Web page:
Kirk Kirksey, VP & CIO, UT Southwestern Medical Center
Blasphemy I know, but Healthcare does not need another dashboard. And there is something else. We need to stop believing healthcare dashboards and healthcare analytics are the same thing. They are not. As I recall from time spent in endless sales presentations, dash boards were to be only the first step (some marketer’s PowerPoints label dashboards as only the First Plateau) toward a world where real data would provide real answers to real problems so we could help real patients.
To state the obvious, ‘we are not there yet’. Not only are we not ‘There’ yet, we remain a long, long way from ‘There’ and we don’t seem to be getting any closer to ‘There’. Dashboards and their hybrids have become synonyms for Healthcare Analytics, and when we buy Healthcare Analytics we know we are buying dash boards or their kin. It’s time to move to that Next Plateau–predictive analytics.
The Rise and Stall of the Dashboard
Dashboards are flashy. Dashboards are cool. Dashboards can integrate data from all those disparate systems we need to operate our hospitals and clinics. Dashboards can scoop data up in real time. Dashboards can even use “Big Data”. There is no doubt. Dashboards are an invaluable management tool, and today we don’t know how we ever got along without them. But like everything else, dashboards have strengths and weaknesses.
"Predictive analytics, using sound statistical and sampling techniques for minimizing risk, must form the foundation of an intervention"
A well-designed dashboard can certainly highlight problems, but it is up to an experienced manager to evaluate dashboard information, then formulate solutions and take action. So, as adept as dashboards have become at presenting data– real time, disparate, big, and otherwise – most dash boards remain sophisticated management reports. I make this observation because the majority of dashboards I see are not designed to uncover the root cause of a problem; only the symptoms of cause. Root cause and solutions are someone else’s job. Uncovering cause and causal relationships, on the other hand, is the prime commodity of predictive analytics.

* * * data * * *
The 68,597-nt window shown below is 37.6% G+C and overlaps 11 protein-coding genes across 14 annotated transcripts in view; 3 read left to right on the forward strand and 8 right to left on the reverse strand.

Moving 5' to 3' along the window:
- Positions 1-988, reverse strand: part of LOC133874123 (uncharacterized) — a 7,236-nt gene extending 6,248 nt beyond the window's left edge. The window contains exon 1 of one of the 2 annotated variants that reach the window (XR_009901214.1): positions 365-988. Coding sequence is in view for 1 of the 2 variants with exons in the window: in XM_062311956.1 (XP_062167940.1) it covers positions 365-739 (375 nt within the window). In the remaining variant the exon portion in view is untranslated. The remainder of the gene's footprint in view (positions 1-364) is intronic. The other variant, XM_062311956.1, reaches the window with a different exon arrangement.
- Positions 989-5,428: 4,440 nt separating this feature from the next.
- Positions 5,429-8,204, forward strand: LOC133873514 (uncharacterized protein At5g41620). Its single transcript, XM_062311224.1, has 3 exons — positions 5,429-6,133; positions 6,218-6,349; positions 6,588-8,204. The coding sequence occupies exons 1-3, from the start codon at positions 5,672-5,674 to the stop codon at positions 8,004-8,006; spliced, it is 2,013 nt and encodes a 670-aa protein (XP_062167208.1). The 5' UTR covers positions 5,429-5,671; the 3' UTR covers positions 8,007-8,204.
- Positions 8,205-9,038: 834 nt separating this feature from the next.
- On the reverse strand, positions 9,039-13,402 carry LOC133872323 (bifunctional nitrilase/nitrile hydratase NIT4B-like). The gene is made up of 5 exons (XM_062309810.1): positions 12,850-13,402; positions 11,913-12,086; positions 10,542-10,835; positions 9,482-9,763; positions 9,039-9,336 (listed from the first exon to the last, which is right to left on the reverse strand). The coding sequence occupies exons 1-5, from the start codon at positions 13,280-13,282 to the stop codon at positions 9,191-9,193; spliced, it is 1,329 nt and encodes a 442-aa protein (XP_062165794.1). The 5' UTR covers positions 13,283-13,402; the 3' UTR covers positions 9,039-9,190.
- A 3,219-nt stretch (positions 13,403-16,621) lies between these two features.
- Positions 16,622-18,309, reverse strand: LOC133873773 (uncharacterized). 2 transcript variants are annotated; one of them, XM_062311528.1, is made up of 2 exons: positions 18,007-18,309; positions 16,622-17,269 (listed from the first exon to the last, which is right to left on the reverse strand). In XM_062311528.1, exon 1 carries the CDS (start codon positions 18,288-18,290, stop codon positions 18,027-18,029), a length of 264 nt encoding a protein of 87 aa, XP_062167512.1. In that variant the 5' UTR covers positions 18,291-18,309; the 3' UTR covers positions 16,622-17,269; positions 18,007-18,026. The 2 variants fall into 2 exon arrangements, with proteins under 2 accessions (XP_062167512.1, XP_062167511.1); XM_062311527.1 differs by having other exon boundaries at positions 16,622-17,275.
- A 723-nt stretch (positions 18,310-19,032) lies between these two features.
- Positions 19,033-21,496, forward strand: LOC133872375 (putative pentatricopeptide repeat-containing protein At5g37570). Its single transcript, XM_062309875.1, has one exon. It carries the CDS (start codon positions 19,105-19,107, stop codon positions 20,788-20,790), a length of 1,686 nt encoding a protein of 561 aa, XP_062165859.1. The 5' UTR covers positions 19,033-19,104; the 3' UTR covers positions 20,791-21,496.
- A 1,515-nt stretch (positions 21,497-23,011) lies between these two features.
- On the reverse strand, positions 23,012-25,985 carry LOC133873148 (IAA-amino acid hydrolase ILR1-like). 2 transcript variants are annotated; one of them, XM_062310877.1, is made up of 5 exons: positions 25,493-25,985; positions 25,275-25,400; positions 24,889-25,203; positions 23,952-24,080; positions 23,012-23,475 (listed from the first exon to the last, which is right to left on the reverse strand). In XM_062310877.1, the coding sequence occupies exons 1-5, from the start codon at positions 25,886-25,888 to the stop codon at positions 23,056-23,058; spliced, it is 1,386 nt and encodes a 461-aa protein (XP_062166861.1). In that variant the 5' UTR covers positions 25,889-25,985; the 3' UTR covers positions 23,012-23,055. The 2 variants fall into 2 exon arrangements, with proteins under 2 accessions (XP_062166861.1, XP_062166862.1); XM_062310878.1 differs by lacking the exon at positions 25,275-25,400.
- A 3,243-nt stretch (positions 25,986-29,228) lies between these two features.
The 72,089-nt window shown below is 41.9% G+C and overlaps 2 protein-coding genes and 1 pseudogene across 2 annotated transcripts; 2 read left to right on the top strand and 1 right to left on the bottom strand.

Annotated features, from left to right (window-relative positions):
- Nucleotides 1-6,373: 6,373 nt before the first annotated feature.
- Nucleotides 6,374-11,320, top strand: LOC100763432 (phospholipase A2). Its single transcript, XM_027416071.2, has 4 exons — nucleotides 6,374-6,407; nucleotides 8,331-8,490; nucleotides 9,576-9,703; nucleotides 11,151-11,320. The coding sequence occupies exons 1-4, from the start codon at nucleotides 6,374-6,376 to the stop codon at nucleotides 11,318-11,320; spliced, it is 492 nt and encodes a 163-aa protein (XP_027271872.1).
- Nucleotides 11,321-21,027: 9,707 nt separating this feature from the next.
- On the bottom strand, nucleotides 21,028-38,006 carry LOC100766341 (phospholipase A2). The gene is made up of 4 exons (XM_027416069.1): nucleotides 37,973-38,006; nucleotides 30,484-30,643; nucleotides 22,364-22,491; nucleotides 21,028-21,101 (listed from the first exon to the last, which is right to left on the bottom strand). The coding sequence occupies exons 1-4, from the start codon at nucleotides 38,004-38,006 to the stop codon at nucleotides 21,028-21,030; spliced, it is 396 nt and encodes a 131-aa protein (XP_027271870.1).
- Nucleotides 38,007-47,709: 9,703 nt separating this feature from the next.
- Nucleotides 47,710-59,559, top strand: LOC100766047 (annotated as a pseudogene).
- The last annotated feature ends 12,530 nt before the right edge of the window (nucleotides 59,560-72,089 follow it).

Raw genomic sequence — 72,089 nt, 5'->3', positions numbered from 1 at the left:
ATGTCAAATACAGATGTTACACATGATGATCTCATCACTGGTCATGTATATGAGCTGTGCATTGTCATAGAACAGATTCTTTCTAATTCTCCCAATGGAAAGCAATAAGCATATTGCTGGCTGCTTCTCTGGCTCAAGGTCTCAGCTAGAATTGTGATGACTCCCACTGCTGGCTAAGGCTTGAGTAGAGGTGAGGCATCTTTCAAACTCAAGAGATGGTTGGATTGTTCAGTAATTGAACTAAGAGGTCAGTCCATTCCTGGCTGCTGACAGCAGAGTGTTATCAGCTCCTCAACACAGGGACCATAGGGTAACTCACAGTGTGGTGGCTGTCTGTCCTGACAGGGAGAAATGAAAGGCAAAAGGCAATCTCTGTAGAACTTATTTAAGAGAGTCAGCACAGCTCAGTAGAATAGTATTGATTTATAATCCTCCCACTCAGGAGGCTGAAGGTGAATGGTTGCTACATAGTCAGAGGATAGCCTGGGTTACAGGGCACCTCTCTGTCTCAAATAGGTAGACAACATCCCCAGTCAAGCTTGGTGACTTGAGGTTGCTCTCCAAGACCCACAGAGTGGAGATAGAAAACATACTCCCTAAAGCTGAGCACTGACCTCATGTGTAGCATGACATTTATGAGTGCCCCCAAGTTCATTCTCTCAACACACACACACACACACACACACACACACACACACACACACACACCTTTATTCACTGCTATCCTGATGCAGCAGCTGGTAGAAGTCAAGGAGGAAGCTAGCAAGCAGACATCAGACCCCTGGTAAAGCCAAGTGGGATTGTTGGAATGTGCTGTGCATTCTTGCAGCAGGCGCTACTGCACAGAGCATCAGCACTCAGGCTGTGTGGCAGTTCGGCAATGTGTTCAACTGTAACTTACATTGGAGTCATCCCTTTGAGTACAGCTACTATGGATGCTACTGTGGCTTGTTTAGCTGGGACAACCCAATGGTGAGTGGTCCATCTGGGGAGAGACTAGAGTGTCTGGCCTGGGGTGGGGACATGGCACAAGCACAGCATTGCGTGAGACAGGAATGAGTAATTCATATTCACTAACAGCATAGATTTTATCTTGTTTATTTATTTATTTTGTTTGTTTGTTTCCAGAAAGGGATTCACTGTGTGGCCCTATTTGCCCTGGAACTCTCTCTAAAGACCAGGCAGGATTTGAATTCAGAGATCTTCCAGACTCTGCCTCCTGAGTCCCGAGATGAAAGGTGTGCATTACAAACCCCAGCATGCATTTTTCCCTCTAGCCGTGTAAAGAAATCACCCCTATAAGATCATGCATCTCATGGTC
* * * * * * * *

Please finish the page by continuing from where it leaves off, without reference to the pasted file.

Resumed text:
Intervention–The Reason for Prediction
I have two jobs. I’m an academic, and I am a healthcare CIO. In my role as an academic, my colleagues and I publish predictive analytic models based on healthcare data. Publishing helps my academic career. Published articles look good on my resume. Sure, it would be nice if someone someday would use this work to improve healthcare, but chances are slim to none this will happen.
On the other hand, as a healthcare CIO I am interested in action. I want to help devise interventions leading to higher quality healthcare, lower costs, and improved patient outcomes. I want these interventions to be evidence based - derived from sound predictive models calculated using reliable data.
Consider this proposition as an example: “The use of a patient portal by Congestive Heart Failure patients (CHF) will lead to improved outcomes”. We (vendors and healthcare CIOs) have been peddling this rhetorical morsel since Day One. But in truth this intuitive assumption, though widely accepted, has never been proven. We have no idea if using a patient portal really has any effect whatsoever on patient outcomes. Think of the possibilities if we could prove a positive causal effect between portal use and improved outcomes. We could create interventions designed to foster more effective use of portals by patients. We could design targeted training programs. We could mount patient recruitment programs. We might even determine giving computers and mobile devices to CHF patients is cost effective because portal use reduces emergency room visits.